In the global classroom

This week, we continue to discuss ways of staying informed and on top of the field of the culinary arts. As was said last time, visiting or being involved in international competition is the best form of teaching. So, right after my Taste of the Caribbean event, my travels took me to Louisville, Kentucky in the USA where I attended the SkillsUSA Champions at Work National Leadership and Skills Conference. Just being in Kentucky alone, even before we got to the event, was inspiring, because immediately you knew you were in the home of one of the greatest in his field who ever lived, as everything pointed to, and felt like, the entire city was built on this great person – none other than the great Muhammad Ali. Unfortunately for me, as hard as I tried, I didn’t get to visit his gravesite, so this is a must-do on my next trip.

What I did visit, however, was the ground where millions of dollars are exchanged every year. Frankly speaking, just standing there and taking in the ambiance made me feel like a millionaire. Of course, I am speaking of no less a place than Church Hill Downs, home of the great Kentucky Derby. One can’t help but be inspired just gazing upon the track where some of the greatest horses in history would have run, or to marvel at the accuracy of the bust of Secretariat, one of the greatest horses ever bred, in full flight, as you enter. All this inspiration is achieved even without entering the museum, which is also located on the massive, immaculately appointed property.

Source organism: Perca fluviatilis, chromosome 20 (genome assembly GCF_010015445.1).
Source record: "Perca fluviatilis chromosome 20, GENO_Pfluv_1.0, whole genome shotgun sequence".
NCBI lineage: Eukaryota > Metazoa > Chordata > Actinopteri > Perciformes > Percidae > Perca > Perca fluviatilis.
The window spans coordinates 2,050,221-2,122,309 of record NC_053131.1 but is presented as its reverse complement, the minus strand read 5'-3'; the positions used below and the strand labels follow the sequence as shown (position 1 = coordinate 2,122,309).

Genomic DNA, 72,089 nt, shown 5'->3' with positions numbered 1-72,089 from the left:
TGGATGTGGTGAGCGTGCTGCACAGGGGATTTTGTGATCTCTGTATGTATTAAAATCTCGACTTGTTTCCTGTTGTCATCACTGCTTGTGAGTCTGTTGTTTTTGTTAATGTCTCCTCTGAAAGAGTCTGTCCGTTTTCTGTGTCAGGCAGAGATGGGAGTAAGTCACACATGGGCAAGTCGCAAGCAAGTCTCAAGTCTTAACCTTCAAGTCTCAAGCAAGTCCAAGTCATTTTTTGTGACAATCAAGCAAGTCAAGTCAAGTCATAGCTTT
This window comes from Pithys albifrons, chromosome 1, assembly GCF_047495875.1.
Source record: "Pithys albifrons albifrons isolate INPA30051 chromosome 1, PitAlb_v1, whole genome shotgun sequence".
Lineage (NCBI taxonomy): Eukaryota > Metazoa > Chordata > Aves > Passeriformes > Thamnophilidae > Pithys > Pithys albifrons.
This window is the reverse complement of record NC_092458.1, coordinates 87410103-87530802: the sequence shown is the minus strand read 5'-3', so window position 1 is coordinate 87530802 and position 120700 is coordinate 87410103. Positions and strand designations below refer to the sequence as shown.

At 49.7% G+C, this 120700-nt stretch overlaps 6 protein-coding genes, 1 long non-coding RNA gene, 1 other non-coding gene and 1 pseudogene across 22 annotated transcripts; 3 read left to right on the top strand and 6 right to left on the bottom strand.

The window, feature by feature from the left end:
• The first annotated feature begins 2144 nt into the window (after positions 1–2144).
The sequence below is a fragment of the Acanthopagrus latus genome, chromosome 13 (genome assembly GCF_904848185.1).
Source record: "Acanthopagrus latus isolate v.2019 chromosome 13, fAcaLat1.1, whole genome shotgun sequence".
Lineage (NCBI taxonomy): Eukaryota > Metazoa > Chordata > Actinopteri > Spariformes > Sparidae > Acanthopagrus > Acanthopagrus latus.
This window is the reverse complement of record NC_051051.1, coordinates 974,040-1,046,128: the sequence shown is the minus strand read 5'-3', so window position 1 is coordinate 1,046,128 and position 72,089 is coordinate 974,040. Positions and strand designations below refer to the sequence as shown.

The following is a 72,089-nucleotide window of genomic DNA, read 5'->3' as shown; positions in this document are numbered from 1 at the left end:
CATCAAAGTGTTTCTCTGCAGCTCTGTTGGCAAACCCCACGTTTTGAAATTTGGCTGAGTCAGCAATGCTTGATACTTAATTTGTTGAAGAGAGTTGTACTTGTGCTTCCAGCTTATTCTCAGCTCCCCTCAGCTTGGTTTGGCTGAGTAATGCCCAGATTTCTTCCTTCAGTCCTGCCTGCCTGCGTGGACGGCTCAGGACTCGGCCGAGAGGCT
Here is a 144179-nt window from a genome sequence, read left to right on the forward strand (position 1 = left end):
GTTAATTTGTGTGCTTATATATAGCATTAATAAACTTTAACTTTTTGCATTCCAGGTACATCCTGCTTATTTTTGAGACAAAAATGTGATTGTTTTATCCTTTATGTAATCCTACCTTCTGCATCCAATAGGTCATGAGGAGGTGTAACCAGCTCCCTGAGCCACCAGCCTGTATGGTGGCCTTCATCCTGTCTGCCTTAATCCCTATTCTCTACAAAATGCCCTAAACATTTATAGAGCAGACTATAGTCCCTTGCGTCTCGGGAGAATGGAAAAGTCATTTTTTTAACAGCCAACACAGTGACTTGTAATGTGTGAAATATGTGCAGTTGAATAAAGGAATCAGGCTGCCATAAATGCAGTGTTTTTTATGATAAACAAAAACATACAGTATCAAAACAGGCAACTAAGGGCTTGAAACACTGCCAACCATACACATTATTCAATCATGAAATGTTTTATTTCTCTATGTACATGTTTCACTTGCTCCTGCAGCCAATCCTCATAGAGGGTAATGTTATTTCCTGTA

I had to remind myself, though, that I was in the wonderful state of Kentucky for the SkillsUSA Champions at Work National Leadership and Skills Conference. This event did not fail to live up to the standards of all the other inspiring experiences that I mentioned earlier, as being in the location where 6,000 young people were about to take part in more than 100 competitions over a three-day period, in every discipline or field of work imaginable, could almost intimidate us mere mortals. I was forewarned that to walk through and view each one of the competitors over the three days was an estimated 18-mile journey; quite mindboggling just to think about it.

Just as mindboggling was the fact that as many as six tractor-trailers, 12 to 16 brand new cars, boat engines and even functioning airplane parts, were made available for these youngsters to apply their skills as they worked out premade mechanical problems or fixed intentional damage with things such as body work, spray painting, plastic repairs and so on.

There were students engaged in competition where they were required to complete tasks such as constructing miniature houses; creating specific objects using bricks and mortar; completing electrical installations from plans presented to them; arc welding; and building robots from scratch that would have to perform pre-set tasks on their completion. It would take an entire article just to tell you about the number of skills that were being tested. So you could imagine how difficult it was to remain focused on the one skill I was there to observe – the culinary arts, and more specifically, the hot and cold food competition and commercial baking.

In the culinary arts, competitors were required to prepare a four-course menu and were rated on organizational skills, knife skills, cooking techniques, creative presentations, sanitation, food safety techniques and, above all, the quality and flavour of their prepared items.